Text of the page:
THE Russian wheat crop is getting larger with updated estimates indicating another record harvest this season.
The USDA estimates total Russian wheat production will reach 82Mt this season, up 9.5Mt on last year’s record harvest.
When including other grains, Russia expects a record-high grain harvest this year of around 130Mt, which Russian President Vladimir Putin said was achieved despite unfavourable weather conditions.
This compares to CBH Group’s updated crop estimate for Western Australia of 11 to 12Mt which was increased from 9.5 to 10Mt thanks to good weather conditions through August and September.
CBH’s marketing team recently travelled to southern Russia to Krasnador, a powerhouse agricultural region which when combined with Ukraine form the emerging Black Sea grain contingent.
Ports and terminals
The team visited some of the ports and farms to gain insights into how the region’s harvest is going and the infrastructure’s capabilities.
It’s clear a big crop is expected with the Russian government updating its estimate that 42Mt will be exported, up from last year’s 33.1Mt.
The biggest bottleneck is the transport into the ports and the ports’ ability to store and load vessels.
It has been identified that 45Mt of export capability is required but only 33Mt is available.
The market will continue to monitor closely the export progress made and the logistics capability of the region.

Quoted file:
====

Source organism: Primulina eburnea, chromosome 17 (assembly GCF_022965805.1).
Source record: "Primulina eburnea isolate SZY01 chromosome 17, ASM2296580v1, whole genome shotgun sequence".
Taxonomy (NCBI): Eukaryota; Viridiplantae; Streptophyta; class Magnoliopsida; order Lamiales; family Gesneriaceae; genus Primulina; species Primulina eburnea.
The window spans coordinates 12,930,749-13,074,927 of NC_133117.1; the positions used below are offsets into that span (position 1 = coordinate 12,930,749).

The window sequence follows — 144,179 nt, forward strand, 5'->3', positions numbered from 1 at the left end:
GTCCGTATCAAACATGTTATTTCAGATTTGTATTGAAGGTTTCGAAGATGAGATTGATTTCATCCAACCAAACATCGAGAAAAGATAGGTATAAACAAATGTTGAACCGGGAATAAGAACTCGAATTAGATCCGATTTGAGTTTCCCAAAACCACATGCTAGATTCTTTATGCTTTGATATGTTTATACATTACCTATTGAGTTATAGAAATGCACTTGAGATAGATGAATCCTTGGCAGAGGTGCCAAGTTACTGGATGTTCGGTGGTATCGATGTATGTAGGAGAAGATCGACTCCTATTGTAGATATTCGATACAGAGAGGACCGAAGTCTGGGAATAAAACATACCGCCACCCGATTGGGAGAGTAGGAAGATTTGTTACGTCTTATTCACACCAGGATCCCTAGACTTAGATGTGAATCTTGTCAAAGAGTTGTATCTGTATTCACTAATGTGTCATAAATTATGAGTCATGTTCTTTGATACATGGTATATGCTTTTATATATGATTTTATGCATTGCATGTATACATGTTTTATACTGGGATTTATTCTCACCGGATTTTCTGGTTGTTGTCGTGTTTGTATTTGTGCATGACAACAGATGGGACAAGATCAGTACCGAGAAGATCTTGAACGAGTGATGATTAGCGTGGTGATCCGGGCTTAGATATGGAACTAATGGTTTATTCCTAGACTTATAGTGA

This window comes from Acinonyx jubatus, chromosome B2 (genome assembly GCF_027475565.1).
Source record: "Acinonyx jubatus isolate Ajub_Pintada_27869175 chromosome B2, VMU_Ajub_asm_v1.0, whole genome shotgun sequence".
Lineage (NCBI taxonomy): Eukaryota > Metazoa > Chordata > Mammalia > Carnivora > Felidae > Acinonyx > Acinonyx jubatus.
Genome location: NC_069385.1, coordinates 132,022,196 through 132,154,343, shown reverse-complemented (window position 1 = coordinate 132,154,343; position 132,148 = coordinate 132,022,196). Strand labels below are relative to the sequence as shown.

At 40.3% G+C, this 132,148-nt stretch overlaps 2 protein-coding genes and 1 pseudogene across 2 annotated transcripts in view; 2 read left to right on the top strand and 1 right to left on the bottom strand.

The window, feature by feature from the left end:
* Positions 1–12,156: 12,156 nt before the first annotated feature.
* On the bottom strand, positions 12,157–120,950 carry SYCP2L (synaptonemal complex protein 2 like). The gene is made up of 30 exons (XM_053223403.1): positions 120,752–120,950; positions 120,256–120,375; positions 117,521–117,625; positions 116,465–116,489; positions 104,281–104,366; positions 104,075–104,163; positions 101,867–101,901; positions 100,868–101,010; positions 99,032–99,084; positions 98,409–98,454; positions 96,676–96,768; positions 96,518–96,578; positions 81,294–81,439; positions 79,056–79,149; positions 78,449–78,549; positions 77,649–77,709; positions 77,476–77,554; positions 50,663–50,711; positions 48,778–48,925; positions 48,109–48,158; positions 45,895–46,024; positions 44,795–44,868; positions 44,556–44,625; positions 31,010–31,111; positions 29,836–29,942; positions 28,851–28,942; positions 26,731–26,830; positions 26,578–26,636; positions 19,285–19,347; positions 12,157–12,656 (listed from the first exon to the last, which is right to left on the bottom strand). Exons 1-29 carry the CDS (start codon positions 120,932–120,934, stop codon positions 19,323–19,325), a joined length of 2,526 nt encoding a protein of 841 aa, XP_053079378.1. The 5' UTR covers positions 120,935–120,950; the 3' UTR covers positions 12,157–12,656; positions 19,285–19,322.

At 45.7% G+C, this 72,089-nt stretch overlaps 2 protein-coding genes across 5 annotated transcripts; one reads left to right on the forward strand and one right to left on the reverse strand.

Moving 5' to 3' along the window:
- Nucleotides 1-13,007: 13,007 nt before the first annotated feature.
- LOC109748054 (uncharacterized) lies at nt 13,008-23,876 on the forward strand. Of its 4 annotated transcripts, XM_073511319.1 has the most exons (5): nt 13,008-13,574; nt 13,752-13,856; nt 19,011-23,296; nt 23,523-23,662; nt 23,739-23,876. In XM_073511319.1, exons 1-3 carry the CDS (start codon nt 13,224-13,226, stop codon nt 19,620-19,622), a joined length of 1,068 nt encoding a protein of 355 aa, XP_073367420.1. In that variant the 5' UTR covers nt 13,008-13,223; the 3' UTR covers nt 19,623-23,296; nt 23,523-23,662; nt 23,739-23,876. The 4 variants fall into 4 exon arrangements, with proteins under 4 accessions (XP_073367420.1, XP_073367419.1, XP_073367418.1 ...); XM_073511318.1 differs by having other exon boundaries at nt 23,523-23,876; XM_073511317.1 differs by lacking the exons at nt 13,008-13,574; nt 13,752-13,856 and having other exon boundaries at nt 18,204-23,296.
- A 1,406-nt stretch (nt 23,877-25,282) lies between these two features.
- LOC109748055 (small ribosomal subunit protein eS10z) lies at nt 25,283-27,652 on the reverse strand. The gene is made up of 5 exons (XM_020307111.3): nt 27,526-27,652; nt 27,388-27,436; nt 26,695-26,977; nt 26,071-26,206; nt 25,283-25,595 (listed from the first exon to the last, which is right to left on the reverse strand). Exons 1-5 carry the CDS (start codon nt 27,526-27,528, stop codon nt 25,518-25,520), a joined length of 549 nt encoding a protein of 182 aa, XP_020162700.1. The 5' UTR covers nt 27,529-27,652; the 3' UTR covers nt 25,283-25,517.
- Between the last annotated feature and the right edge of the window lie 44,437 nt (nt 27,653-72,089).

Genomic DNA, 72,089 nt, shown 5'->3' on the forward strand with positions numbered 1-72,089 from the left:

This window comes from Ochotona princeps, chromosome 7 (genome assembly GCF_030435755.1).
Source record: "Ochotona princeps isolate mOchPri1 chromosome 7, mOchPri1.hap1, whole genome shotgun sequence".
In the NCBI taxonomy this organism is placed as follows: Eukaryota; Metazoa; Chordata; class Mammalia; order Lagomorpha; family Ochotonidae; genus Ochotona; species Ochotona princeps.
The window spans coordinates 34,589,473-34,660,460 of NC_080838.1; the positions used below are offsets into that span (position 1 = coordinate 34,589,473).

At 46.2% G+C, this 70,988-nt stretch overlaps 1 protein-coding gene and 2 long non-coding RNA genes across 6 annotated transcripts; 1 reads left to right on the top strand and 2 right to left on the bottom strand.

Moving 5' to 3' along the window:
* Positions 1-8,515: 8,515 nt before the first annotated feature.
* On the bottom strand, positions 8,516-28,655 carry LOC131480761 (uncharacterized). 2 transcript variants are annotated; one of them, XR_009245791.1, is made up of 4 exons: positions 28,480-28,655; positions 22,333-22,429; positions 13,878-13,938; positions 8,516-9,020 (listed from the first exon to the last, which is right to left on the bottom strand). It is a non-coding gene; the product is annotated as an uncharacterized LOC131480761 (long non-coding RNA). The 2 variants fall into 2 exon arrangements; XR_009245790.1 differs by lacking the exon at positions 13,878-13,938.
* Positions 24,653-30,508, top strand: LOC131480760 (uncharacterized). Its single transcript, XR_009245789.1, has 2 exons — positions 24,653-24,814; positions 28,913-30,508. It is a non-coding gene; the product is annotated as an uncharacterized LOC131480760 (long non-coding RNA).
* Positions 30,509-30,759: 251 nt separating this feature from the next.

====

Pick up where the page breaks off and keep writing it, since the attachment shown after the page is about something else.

With a record year expected, there is plenty of pressure on ports and terminals. As a result, each port and terminal is playing to its strengths and limiting grain type options.
The team also visited a corporate farm in north east of Krasnodar which stretched over 7500 hectares and employed 70 people.
The crop program consisted of 2500ha of wheat, 800ha soybean, a 400ha trial of linseeds and the rest for corn. Corn and soybeans were the main crops for rotation in the region.
Average crop yields in the region are 5.5 tonnes for each hectare of wheat, 7.5t/ha for corn and 2.2t/ha for soybeans.
However, wheat yield could be as high as 6t/ha this season, which compares to the combined Russian average at 3.1t/ha.
The Black Sea region is looking to keep a competitive edge in the global market by supply pressure.
Export supply in this region has nearly doubled in the past four years, supported by higher yields on fertile land and is largely responsible for the growth in global stocks.
As a result, local Russian companies are rushing to invest into the expansion on export terminals and local farming.